Erythropoietin test: A test of the hormone erythropoietin (EPO) in blood. An abnormal level of EPO may mean bone marrow or kidney disease or EPO abuse.
Testing EPO blood levels is thus of value if:
- Too little EPO might be responsible for too few red blood cells (such as in evaluating anemia).
- Too much EPO might be causing too many red blood cells (polycythemia).
- Too much EPO might be evidence for a kidney tumor.
- Too much EPO in an athlete suggests EPO abuse.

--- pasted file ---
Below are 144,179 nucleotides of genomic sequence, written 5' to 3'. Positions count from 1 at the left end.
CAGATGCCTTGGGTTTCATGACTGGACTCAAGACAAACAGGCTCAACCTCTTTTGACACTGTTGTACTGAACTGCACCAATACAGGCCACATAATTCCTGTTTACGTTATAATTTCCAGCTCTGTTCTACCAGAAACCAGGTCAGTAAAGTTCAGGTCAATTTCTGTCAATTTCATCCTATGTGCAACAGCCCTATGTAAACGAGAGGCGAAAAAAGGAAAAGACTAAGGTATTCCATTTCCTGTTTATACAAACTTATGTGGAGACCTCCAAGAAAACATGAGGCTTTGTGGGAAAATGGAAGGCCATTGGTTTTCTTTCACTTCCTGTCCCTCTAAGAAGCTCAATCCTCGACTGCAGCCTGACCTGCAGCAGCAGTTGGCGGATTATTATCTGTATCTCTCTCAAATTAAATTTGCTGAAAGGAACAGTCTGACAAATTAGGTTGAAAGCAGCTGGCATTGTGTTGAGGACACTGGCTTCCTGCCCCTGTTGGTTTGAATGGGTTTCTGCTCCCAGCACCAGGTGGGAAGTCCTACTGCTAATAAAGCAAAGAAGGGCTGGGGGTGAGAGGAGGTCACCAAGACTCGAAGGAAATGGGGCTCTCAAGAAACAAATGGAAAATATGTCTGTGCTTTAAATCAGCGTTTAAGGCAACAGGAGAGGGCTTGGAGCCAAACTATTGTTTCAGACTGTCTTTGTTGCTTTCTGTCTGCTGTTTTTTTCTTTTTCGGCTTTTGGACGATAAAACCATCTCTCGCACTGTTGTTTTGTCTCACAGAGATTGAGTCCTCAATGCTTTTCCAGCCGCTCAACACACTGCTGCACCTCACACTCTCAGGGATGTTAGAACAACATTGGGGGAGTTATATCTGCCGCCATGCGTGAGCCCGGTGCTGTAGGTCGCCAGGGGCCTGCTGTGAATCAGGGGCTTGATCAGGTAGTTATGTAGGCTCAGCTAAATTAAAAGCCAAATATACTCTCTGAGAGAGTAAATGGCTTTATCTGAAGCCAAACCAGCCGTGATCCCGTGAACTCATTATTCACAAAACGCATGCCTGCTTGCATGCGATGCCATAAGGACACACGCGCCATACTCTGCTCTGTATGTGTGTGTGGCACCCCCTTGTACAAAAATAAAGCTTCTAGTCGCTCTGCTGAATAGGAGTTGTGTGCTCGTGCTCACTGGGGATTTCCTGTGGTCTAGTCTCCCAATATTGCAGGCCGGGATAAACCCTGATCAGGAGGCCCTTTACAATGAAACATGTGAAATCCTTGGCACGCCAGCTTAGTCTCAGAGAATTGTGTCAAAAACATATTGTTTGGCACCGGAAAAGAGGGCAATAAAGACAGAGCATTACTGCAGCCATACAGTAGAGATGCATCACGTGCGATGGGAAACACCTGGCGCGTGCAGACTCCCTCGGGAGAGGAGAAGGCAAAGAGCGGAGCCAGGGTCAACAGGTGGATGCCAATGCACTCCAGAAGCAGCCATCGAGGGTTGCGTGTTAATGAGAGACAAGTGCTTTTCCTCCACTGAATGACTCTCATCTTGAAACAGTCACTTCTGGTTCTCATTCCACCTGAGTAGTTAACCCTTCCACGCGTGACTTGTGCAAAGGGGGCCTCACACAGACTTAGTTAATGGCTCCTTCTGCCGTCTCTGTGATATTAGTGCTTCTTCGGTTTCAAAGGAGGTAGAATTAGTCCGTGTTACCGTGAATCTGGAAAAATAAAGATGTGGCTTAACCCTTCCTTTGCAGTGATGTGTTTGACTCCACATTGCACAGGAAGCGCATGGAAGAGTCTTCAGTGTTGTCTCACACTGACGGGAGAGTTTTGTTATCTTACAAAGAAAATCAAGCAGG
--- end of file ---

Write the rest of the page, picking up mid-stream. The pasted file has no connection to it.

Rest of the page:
The patient is usually asked to fast for 8-10 hours (overnight) and sometimes to lie quietly and relax for 20 or 30 minutes before the test. The test requires a routine sample of blood.
Normal levels of EPO are 0 to 19 (some say up to 24) mU/ml (milliunits per milliliter). Subnormal values of EPO are found for example in anemia due to chronic kidney failure. Elevated EPO levels are found for example in polycythemia rubra vera, a disorder characterized by an excess of red blood cells. The correct interpretation of an abnormal EPO level depends on the patient's particular picture.